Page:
Treasury minister Eddie Teare has confirmed his strategy to re balance public finances after the loss of £200 million of VAT income, has been achieved.
Presenting his fourth Budget, Mr Teare said the government's promise to end the use of external reserves to fund public spending by 2015-2016 has been honoured in plans for the forthcoming financial year.
And the objective is set to be achieved with room to spare, with a predicted surplus of revenue over net spending of £2m.
Work will now begin on replenishing depleted internal cash reserves.
Future tax proposals to help low paid
While keeping a firm rein on public spending, which is to increase by just £1.6 m or 0.3% to £545.2m, the Budget includes plans for far-reaching reform of the Island's taxation regime.
Mr Teare has unveiled proposals to abolish the lower 10% tax band in the financial year 2016-2017 and increase personal income tax allowance to £14,000.
The move, leaving a single rate for individuals of 20%, is designed to lift more than 10,000 low-paid workers, around a quarter of the working population, out of the income tax net altogether.
The strategy, described by Mr Teare as 'one of the most adventurous for many years' will be subject to consultation and depends on Tynwald acceptance of today's Budget in its entirety.
Taxation strategy 2015-2016
There will be no change to personal allowances or the lower and higher rates of taxation in the year ahead.
The 'zero-ten' corporate tax regime, described by Treasury as a 'cornerstone' of the Manx economy, is unchanged.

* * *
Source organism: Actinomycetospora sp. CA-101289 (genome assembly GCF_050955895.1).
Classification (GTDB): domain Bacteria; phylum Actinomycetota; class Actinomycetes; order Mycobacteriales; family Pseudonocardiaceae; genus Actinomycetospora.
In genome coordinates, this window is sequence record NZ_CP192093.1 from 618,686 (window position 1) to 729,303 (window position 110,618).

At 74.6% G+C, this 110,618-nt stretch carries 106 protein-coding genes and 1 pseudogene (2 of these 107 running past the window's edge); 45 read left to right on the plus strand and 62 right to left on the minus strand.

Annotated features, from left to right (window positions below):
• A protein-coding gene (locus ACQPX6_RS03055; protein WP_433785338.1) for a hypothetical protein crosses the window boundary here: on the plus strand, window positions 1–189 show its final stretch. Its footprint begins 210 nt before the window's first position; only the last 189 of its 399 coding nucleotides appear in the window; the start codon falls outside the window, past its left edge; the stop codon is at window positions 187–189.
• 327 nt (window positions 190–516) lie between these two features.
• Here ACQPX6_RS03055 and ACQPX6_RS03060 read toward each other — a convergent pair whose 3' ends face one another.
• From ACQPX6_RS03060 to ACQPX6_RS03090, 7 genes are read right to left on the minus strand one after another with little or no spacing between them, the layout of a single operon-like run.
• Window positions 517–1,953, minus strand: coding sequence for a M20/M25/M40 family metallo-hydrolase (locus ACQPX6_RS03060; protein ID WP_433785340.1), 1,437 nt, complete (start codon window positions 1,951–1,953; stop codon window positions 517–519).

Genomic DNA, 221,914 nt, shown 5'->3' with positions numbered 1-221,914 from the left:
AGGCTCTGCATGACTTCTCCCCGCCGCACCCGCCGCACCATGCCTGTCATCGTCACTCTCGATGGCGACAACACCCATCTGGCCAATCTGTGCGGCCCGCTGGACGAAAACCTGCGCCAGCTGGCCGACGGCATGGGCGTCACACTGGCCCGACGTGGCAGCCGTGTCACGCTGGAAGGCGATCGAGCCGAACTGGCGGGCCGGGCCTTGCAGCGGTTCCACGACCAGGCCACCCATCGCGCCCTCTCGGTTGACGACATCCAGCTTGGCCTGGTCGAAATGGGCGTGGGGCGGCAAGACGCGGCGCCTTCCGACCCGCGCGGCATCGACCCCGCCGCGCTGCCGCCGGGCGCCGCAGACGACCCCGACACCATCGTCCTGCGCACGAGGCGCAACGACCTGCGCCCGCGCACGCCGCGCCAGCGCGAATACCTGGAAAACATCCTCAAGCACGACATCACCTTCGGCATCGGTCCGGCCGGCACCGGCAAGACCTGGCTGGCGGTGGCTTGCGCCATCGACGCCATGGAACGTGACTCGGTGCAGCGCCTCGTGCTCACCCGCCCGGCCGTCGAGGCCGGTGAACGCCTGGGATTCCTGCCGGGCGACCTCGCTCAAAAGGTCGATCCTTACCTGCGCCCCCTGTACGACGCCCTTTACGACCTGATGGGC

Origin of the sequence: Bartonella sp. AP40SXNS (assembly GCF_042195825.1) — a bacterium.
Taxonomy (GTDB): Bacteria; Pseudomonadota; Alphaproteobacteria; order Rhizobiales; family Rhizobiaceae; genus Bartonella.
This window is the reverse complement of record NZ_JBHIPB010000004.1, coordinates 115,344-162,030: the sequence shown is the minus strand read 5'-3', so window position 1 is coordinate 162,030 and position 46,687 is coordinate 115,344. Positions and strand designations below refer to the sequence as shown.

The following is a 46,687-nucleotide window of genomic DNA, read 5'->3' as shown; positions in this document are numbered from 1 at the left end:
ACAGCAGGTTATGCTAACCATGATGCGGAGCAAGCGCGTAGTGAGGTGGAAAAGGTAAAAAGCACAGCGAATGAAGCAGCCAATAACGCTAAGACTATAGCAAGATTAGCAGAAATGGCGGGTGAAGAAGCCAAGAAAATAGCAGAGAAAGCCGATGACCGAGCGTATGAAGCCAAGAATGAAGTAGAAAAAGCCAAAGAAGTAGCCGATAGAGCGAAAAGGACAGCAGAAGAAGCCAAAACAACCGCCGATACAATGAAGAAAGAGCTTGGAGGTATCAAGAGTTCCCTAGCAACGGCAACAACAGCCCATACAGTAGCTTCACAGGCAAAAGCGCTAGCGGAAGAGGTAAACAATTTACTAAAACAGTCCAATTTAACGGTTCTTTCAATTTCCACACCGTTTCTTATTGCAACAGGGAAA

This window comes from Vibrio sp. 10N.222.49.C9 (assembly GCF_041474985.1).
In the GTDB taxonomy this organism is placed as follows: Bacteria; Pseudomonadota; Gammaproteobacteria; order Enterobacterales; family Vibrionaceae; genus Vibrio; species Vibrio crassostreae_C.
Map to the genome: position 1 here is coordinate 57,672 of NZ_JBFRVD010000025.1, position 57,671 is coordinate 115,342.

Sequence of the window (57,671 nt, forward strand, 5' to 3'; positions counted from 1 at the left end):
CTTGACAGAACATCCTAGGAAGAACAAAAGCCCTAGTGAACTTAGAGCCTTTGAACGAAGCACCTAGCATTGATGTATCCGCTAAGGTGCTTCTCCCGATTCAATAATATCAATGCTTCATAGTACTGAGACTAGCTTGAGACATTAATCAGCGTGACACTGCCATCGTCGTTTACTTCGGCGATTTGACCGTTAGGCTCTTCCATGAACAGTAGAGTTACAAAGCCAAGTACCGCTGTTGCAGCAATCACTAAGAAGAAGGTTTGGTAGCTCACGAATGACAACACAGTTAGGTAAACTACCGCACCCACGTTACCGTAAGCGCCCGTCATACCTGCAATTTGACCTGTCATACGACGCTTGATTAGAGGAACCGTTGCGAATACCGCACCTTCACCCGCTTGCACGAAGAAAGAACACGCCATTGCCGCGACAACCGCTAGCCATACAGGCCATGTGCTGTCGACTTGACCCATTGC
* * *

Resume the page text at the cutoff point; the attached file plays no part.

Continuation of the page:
However, company tax paid on income from local land and property will increase from 10% to 20%.
Looking ahead, Mr Teare wants to impose National Insurance on earnings for those working over the state pension age, from 2016.
Spending on capital projects is up by 6% on last year, at £78m.
Around £60m is earmarked for construction projects, including extension of the IRIS scheme, the Henry Bloom Noble primary school in Douglas and a new facility for adult psychiatric patients.
Carers gain in benefits changes
Among other key features in the Budget, acknowledgement of the role played by the Island's army of full-time carers.
Carer's Allowance will almost double, up from £61.35 to £112.10 per week, a rise of almost 82%, at a cost to the public purse of £850,000.
Eligibility for means-tested Child Benefit will be further tightened, as thresholds are reduced by £10,000.
It means full benefit will only be paid to families with annual incomes under £50,000.
Reduced claims are planned for those on between £50,000 and £80,000, while benefit will end for those earning above £80,000.
The basic state pension will rise by 2.5% in line with the UK.
Free TV licences for the over 75 age group will be means-tested while Personal Allowance Credit will be reduced from £500 to £400 and restricted to the elderly or disabled.
A new National Insurance 'holiday' will be available to firms which take on a person who has been unemployed or sick long-term, or recently released from prison.
A £5000 increase in the 'tax cap' will take an individual's maximum liability to £125,000 for new entrants. Mr Teare says the policy would benefit the local economy to the tune of around £125m over five years.
The amount Homestay providers can earn tax-free is due to rise from £1500 to £1800.
Teare serves 'steady' Budget with 'adventurous' outlook
In a Budget billed as focusing on 'fairness and the future' Mr Teare declared: "This is a budget that firmly puts in place the structures to help us achieve long-term affordability and sustainability in the public finances."
"We must continue to support the economy and more effectively deliver our services at no extra cost."
He went on: "We will seek reform to drive down our long-term liabilities, not least in terms of pension and welfare costs. Only then can we claim to be truly living within our means."